Wedding Planning: 3 Financial Deal Breakers

Last Updated Dec 10, 2010 1:35 PM EST

For years I've been preaching to brides and grooms-to-be on the importance of staying within a reasonable wedding budget. Now, newly engaged, I feel some pressure to stick to my own advice and prove that it can be done.

As I type, my fiance and I are headed to the City of Brotherly Love, Philadelphia, to check out five potential event spaces in which to hold both our ceremony and reception. I've done some homework in advance of our trip and have a checklist of questions to ask each event manager, so that we can compare apples to apples. I've already made some interesting discoveries, which may become financial deal breakers ... unless, of course, there's room for negotiation.

Here are three specific questions you definitely want to ask as you research reception spaces.

1. Can We Choose Our Own Caterer?
Out of the 10 or so event spaces we've looked into - from museums to hotels and restaurants - all have told us that they work with an exclusive catering service. (The restaurants, I get - but the museums?) This isn't the end of the world, since many of the caterers had exceptional reviews, but it also means you can't comparison shop - or taste - for the best service, since not all of the caterers offer tastings before you sign your contract. Also, if you have special dietary needs, not being able to pick your own caterer may pose a problem. For example, a Jewish friend of mine who's getting married next winter, fell in love with one event space - but because the caterers didn't have a kosher menu, she and her fiance had to continue searching.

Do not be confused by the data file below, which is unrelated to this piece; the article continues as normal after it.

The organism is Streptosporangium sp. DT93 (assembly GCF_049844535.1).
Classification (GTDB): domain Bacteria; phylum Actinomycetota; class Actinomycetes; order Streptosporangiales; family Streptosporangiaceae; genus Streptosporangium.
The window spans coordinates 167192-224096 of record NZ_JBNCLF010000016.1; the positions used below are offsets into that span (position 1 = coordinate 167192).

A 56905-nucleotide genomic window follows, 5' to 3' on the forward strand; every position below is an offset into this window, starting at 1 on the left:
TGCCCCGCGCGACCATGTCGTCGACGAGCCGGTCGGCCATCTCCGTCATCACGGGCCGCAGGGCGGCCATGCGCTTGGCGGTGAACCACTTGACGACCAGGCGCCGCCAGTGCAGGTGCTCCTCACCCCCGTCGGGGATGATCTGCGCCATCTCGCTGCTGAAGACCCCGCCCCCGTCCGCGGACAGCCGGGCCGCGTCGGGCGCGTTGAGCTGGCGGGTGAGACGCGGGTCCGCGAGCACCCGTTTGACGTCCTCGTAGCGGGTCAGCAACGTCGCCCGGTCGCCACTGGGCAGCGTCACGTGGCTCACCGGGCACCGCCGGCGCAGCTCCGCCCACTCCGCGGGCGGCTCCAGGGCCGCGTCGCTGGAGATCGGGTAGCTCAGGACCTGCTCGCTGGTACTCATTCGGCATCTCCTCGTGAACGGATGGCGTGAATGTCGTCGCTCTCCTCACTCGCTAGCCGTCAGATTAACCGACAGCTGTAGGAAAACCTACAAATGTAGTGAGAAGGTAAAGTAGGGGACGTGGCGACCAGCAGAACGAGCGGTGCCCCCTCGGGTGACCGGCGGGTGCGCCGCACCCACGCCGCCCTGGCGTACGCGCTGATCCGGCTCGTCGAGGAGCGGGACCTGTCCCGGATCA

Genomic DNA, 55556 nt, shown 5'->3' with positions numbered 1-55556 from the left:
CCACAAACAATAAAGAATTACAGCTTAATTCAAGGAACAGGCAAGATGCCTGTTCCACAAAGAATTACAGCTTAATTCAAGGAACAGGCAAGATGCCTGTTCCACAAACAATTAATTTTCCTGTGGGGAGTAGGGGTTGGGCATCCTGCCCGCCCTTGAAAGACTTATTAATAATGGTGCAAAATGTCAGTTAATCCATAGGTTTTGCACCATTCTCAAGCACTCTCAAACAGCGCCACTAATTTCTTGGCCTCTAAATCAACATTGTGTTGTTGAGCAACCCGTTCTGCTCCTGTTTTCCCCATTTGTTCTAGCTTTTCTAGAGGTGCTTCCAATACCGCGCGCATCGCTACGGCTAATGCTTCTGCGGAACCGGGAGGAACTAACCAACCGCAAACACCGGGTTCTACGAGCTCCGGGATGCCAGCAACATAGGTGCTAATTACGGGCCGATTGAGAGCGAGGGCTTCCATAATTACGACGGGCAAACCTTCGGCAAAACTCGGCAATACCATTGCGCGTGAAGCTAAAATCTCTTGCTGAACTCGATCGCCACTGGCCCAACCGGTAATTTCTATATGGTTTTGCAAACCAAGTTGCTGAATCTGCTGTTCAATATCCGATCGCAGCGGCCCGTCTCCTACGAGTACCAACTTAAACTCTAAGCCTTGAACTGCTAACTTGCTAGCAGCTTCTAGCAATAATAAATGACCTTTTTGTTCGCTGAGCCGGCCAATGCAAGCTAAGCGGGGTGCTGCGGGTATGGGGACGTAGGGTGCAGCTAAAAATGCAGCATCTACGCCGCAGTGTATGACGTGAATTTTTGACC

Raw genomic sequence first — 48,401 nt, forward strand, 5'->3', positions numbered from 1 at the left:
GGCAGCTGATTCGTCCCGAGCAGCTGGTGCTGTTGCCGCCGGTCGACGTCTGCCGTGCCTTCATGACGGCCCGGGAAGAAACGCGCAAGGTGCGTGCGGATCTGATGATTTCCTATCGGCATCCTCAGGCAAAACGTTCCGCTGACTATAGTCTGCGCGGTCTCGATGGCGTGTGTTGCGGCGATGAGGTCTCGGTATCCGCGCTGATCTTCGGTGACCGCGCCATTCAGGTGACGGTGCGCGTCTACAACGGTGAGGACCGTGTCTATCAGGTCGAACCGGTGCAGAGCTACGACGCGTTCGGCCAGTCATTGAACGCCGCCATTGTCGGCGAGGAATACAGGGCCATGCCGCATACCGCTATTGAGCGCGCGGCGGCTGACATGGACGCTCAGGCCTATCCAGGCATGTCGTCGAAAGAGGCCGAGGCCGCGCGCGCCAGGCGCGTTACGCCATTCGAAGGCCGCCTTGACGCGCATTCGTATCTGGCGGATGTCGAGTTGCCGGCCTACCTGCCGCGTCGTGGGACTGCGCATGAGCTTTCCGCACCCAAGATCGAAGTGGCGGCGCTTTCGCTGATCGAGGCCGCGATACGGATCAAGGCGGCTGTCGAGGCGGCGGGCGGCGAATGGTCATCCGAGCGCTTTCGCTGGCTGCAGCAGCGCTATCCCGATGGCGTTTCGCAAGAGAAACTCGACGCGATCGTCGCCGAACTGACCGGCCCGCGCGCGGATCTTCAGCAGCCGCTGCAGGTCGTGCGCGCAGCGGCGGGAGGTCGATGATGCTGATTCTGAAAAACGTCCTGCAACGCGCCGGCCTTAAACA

2. Does the Catering Include a Wedding Cake?
We found many catering services include the cost of a wedding cake - that you must choose from their bakery, at $10 to $12 per slice. What if you have a relative or friend who wants to make you a cake for your reception? Or what if you want to select your own bakery? We're not even sure we want a wedding cake, anyway - I would be happy with cupcakes. Why must we pay for something that, to us, is discretionary? Can it be deducted from the cost? We shall see.
3. What Are the Ceremony Fees?
Space fees tend to run the gamut, anywhere from $1,500 to $5,000 and up. But don't stop your research there. Ask what other fees apply. I discovered one place charges a ceremony space fee plus $25 per chair and an additional fee for using their sound system or speakers to play your ceremony music. That just seemed a wee bit predatory to me. Like, what is my alternative here? A standing-room-only ceremony with music playing from my iPod speaker?

Meanwhile: This story is to be continued. I look forward to posting more of my wedding planning discoveries in this blog. Please share your wedding financial successes (or disasters). We could all benefit!

More on MoneyWatch
  • Farnoosh Torabi On Twitter»

    >> View all articles

    Farnoosh Torabi is a personal finance journalist and commentator. She is the author of the new book Psych Yourself Rich, Get the Mindset and Discipline You Need to Build Your Financial Life. Follow her at www.farnoosh.tv and on Twitter at @farnoosh.

Comments

Market Data

Market News

Stock Watchlist